VERNON — The last cask full of high-level radioactive waste will be loaded by the end of the week at the Vermont Yankee nuclear power plant, and with it, "99.9 percent" of the radioactivity will be out of the plant next month.
During a tour of the plant on Tuesday, which was shut down in 2014 by its then-owner Entergy Nuclear, officials from NorthStar Group Services showed the progress of the past year in demolishing and cleaning up the 640-megawatt reactor, which at one point supplied one third of the state's electrical needs.
Decommissioning started in 2018 and is expected to be completed by 2030, if not earlier.
Scott State, president of NorthStar, said that once the last cask is loaded and placed on the pad of the interim storage facility, with the 58 already loaded casks, the radiological cleanup will largely be completed and traditional demolition remains.
The high level waste to be placed in the last cask are pieces of the reactor core. They are the only plant components, except for the thousands of spent fuel rods from the reactor, that will stay behind in Vernon until the U.S. Department of Energy finally builds a permanent repository for the dangerous high-level waste.
State said that Entergy Nuclear had purchased 59 of the large Holtec casks, and 58 of them were used to store all the spent fuel from the 42 years of Yankee's operation. The 59th was set aside for what is called "greater than Class C waste." It is neither low-level radioactive, which is being shipped to the Texas facility, nor the highest level of radioactivity, such as the fuel rods, which is staying in Vernon for the foreseeable future.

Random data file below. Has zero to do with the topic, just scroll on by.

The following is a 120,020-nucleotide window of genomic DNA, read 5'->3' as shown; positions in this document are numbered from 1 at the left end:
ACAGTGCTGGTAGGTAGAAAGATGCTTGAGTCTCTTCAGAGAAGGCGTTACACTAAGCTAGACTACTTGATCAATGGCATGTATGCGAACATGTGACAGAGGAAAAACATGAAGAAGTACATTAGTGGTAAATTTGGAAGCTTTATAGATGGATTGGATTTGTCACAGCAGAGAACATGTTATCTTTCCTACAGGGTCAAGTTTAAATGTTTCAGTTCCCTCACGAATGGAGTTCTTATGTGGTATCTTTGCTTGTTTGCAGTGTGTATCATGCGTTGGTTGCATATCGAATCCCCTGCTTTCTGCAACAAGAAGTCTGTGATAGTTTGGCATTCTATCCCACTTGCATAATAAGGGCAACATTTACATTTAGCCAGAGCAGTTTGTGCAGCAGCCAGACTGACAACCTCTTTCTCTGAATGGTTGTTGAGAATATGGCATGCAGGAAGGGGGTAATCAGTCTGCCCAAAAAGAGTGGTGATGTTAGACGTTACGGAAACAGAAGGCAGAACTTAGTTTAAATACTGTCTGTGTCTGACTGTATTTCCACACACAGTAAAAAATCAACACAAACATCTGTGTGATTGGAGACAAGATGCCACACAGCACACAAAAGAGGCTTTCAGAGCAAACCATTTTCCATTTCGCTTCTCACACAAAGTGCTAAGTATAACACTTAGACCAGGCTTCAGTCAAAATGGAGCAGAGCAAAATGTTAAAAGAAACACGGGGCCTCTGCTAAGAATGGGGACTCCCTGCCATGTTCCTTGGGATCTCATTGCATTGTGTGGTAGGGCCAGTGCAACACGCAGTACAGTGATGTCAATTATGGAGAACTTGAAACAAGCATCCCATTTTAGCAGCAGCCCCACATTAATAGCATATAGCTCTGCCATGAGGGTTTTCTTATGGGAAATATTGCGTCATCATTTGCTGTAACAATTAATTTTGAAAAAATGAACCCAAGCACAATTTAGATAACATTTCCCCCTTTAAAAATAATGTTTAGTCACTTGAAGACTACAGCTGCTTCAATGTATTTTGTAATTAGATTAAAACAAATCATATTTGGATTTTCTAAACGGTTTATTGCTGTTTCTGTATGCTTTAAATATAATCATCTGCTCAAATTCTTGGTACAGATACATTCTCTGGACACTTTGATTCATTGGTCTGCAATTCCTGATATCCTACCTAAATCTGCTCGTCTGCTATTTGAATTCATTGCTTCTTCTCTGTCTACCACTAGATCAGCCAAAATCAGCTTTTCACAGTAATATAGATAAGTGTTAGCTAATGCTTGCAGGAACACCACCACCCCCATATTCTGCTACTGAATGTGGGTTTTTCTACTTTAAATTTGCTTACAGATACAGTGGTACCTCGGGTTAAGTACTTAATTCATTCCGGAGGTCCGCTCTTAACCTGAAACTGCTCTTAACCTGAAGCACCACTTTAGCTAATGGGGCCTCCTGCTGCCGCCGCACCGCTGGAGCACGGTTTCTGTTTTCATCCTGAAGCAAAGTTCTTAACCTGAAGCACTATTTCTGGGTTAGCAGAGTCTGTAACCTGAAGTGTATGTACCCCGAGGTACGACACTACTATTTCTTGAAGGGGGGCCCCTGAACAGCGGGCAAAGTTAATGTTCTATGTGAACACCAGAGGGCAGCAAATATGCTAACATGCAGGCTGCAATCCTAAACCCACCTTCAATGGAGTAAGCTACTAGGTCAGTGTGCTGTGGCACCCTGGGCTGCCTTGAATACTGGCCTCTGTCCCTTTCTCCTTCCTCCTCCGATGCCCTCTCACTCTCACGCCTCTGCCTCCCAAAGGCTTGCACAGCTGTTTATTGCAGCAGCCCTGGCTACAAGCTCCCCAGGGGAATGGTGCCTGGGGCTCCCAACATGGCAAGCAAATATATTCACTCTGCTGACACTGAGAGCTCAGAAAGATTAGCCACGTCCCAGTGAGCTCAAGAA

That highly radioactive waste will be first loaded into the cask's interior 'sleeve," which is already positioned in the plant's spent fuel pool. Eventually, the loaded sleeve will be placed into the outer shell and welded shut, and then moved to the nuclear waste storage pad, according to Dan Toegel, a longtime employee at Vermont Yankee and a former control room operator.
State, the NorthStar president, was in Vermont on Tuesday in preparation for a visit and tour from the Texas-Vermont Low Level Radioactive Waste Compact, which will be meeting in Montpelier this Thursday and have a tour of the decommissioning underway in Vernon on Wednesday.
On Tuesday, the tour went up to the previously off-limits refueling floor, where the giant hole, which used to be the plant's reactor core, was empty of its highly radioactive material, and waiting further demolition.
State peered down into the 80-foot deep reactor core, and counted progress. The decommissioning project is on schedule and on budget, he said.
The 288,000 gallons of now radioactive water in the spent fuel pool will be shipping out next March, in 14 different rail cars, Toegel said.
Yankee's landmark green turbine building will be torn down next year, and the year after that, the reactor building, he said.
"The reactor building will be the last to go," he said.
The last tour for the media was a year ago, and the company has made a lot of progress taking apart reactor internals and packaging them for shipment to Texas. Currently about 100 people are working at the Vernon site, but once its partner Orano finishes work on the reactor core, that number will drop to 80 people, according to Toegel.